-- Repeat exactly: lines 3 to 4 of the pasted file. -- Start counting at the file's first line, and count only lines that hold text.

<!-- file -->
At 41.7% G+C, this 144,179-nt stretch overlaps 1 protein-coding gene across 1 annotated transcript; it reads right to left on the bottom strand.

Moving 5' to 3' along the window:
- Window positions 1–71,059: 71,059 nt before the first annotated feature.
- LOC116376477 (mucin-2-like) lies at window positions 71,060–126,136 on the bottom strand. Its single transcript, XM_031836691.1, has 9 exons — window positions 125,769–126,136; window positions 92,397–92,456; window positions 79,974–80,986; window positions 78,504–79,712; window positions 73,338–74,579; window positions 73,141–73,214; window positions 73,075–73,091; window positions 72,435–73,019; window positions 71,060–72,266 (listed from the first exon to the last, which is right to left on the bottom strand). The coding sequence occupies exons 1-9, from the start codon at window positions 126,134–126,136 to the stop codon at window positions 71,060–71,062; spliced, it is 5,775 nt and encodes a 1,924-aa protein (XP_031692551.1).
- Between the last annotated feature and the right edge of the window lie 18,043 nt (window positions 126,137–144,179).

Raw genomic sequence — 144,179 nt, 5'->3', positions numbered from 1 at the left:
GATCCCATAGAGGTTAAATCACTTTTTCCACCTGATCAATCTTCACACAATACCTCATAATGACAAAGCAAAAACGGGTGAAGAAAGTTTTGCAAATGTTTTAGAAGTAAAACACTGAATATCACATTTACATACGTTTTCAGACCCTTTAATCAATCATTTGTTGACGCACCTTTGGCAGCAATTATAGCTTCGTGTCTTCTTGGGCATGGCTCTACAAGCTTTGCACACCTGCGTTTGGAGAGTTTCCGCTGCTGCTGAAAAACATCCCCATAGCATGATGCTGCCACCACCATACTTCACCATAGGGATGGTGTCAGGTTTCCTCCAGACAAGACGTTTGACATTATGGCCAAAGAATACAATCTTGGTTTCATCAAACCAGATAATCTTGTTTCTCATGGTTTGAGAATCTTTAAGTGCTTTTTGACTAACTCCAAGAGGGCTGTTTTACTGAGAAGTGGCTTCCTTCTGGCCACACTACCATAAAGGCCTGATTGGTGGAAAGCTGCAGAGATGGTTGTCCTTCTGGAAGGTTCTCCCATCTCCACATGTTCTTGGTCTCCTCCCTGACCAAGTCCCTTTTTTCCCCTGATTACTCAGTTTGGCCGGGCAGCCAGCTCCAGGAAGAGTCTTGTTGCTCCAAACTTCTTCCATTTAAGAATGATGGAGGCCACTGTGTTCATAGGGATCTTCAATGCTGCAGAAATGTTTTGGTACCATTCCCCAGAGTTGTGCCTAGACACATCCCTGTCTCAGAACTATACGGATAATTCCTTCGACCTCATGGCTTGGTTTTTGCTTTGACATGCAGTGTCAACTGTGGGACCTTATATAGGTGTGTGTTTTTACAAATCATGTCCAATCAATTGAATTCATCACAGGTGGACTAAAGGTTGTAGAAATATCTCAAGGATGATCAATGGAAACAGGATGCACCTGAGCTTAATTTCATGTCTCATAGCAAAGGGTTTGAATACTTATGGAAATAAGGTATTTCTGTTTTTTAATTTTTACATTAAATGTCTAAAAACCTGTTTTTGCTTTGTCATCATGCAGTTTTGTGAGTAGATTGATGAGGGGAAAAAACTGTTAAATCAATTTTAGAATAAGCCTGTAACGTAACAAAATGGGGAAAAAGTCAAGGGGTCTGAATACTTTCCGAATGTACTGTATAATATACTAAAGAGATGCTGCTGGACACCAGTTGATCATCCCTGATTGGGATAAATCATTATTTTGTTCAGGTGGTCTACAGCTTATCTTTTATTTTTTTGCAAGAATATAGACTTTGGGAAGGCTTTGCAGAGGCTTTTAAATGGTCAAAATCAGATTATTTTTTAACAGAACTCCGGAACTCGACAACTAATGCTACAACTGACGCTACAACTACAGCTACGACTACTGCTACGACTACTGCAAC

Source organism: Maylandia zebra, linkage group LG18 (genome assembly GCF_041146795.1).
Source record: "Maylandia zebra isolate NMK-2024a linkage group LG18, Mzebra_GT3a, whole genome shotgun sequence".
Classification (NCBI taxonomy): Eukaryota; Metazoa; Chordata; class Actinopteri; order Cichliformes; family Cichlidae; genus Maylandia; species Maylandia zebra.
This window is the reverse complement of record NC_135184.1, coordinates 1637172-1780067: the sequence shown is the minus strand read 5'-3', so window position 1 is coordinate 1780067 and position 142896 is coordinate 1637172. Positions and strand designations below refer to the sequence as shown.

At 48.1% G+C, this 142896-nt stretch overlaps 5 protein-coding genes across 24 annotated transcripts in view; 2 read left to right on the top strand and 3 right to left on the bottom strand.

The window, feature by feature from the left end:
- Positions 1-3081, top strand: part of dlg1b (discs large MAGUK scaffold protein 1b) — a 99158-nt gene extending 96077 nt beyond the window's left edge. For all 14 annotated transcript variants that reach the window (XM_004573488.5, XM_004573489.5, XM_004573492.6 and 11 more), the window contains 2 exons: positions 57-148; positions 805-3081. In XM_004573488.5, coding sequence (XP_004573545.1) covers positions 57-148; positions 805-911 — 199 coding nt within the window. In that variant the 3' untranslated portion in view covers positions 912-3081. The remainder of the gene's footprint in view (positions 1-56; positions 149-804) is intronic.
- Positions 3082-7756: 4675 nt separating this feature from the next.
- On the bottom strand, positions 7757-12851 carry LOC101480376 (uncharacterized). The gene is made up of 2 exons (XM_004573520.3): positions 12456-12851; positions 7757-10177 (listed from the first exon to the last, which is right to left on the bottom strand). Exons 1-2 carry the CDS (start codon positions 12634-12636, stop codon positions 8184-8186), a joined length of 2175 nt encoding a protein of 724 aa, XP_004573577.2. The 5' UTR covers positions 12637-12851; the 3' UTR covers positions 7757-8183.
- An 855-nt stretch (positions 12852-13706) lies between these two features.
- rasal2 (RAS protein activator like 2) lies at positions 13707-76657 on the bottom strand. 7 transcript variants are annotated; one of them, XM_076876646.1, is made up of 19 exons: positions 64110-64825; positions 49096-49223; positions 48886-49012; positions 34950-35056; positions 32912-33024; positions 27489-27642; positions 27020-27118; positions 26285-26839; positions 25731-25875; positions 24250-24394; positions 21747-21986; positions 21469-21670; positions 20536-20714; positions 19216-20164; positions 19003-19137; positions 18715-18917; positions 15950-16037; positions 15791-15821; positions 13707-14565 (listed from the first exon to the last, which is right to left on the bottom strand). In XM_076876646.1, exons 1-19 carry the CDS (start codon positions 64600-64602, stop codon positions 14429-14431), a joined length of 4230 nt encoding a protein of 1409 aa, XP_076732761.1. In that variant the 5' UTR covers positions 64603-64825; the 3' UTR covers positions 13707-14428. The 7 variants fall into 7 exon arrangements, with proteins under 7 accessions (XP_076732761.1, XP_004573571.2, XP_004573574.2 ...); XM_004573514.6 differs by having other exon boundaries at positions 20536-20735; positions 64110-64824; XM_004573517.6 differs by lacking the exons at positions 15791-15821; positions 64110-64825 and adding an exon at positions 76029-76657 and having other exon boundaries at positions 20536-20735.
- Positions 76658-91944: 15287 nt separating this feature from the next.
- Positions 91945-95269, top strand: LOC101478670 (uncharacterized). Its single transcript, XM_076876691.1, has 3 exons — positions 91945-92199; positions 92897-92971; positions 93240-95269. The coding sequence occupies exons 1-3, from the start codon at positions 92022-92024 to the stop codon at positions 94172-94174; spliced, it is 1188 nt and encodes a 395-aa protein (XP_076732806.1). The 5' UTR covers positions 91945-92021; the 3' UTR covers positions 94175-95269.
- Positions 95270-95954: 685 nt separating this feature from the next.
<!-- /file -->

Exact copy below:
- Window positions 1–71,059: 71,059 nt before the first annotated feature.
- LOC116376477 (mucin-2-like) lies at window positions 71,060–126,136 on the bottom strand. Its single transcript, XM_031836691.1, has 9 exons — window positions 125,769–126,136; window positions 92,397–92,456; window positions 79,974–80,986; window positions 78,504–79,712; window positions 73,338–74,579; window positions 73,141–73,214; window positions 73,075–73,091; window positions 72,435–73,019; window positions 71,060–72,266 (listed from the first exon to the last, which is right to left on the bottom strand). The coding sequence occupies exons 1-9, from the start codon at window positions 126,134–126,136 to the stop codon at window positions 71,060–71,062; spliced, it is 5,775 nt and encodes a 1,924-aa protein (XP_031692551.1).